St Piran's Day is on 5 March.
The flag of St Piran is also the Cornish flag - white cross on a black background. It symbolises the discovery of tin by the saint as the white metal flowed from the black rock.
St. Piran is the patron saint of Cornwall (Cornish: Kernow), the southern most corner of Great Britain. St Piran is the most famous of all the Irish saints who came to Cornwall and is said to have discovered tin.
Legend tells us that St.Piran sailed to Cornwall on a millstone.
Originally it had been tied around his neck and he had been cast into the Atlantic by people jealous of his power to heal and work miracles.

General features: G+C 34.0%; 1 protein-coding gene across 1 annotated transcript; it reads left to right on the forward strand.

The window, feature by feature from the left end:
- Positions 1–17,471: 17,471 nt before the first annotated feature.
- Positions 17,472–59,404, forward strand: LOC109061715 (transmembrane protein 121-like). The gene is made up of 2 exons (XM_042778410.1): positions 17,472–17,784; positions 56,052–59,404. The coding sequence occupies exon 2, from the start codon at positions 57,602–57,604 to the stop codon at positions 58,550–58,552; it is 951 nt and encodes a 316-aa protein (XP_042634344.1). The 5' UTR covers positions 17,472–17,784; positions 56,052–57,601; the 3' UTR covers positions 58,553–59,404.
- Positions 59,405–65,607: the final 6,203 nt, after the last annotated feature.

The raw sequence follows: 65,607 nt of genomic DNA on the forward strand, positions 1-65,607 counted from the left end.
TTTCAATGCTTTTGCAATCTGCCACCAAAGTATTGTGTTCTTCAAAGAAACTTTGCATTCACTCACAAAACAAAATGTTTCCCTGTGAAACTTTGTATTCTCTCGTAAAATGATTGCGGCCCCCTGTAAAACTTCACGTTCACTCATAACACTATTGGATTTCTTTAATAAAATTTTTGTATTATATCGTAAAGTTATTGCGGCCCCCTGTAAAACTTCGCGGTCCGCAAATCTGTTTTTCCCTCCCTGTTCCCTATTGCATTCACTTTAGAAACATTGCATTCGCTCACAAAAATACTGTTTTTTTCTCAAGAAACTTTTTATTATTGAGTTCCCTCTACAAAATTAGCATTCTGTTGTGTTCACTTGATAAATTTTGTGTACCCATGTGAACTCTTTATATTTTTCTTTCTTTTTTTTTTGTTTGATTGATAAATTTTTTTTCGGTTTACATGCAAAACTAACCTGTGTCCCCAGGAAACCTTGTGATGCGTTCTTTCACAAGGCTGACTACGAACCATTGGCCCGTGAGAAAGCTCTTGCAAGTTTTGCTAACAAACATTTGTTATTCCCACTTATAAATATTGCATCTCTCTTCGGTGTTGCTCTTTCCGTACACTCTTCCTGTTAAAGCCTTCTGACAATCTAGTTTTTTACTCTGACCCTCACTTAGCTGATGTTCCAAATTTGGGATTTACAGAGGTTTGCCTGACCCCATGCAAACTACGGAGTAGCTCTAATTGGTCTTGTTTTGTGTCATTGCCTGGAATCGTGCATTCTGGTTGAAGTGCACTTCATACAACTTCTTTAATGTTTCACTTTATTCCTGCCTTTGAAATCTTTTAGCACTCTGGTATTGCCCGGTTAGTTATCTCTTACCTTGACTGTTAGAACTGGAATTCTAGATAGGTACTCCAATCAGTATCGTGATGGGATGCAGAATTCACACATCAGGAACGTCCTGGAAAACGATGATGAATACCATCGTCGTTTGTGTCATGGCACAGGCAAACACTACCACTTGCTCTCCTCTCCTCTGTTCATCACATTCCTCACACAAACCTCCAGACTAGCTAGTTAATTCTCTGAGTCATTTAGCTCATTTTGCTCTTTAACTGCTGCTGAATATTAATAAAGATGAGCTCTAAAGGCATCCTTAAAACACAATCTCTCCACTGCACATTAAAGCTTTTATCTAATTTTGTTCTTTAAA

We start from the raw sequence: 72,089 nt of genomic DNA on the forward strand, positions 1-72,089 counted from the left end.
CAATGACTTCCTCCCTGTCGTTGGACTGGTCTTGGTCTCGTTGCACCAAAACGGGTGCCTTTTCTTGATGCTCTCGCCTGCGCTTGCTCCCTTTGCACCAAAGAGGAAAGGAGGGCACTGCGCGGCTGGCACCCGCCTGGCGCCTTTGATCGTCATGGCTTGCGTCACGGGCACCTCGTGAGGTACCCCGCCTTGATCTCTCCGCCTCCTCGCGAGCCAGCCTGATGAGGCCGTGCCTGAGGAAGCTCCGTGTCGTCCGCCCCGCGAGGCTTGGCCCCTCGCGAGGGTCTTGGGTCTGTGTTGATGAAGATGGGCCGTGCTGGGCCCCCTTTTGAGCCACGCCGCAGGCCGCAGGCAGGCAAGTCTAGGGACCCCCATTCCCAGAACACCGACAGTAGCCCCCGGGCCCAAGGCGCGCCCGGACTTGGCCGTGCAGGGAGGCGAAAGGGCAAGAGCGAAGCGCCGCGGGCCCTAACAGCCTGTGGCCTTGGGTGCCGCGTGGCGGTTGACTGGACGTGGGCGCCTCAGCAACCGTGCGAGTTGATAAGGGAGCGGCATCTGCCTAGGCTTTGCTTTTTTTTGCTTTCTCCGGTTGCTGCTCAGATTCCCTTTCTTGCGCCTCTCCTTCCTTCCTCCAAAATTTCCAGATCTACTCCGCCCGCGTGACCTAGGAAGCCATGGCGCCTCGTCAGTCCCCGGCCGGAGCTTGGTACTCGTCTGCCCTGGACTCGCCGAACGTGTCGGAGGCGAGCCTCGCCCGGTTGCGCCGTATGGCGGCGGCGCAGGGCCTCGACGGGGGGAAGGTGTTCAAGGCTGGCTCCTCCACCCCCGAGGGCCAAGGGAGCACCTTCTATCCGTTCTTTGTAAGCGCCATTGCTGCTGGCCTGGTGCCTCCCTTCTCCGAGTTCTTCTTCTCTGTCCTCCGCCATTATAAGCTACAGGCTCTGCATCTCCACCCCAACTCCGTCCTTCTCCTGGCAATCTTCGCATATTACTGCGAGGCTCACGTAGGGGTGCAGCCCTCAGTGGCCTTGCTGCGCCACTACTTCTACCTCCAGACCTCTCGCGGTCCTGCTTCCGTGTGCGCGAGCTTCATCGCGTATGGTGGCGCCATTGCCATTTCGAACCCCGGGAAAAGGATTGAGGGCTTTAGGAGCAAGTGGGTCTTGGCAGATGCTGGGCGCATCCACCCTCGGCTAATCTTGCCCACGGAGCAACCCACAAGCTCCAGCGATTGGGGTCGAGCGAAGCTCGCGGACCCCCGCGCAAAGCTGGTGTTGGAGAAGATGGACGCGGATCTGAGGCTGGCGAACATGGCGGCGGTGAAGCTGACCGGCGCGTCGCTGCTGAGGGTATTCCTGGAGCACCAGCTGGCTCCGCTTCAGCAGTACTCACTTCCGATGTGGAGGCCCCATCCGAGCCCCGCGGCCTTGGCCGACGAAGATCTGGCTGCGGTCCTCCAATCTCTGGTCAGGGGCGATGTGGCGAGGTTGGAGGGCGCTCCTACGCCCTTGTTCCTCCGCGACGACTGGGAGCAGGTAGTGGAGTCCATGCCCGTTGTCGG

As he was thrown off the cliff there was a bolt of lightning and a terrible crash of thunder, but as he reached the sea the storm suddenly abated, the sun came out and St.Piran could be seen seated peacefully on the millstone which was now floating on the surface of the water.
It bore him safely across to Cornwall and he landed between Newquay and Perranporth at Perran Beach, to which he gave his name.
Piran built himself a small chapel in Penhale sands and his first disciples were said to be a badger, a fox and a bear.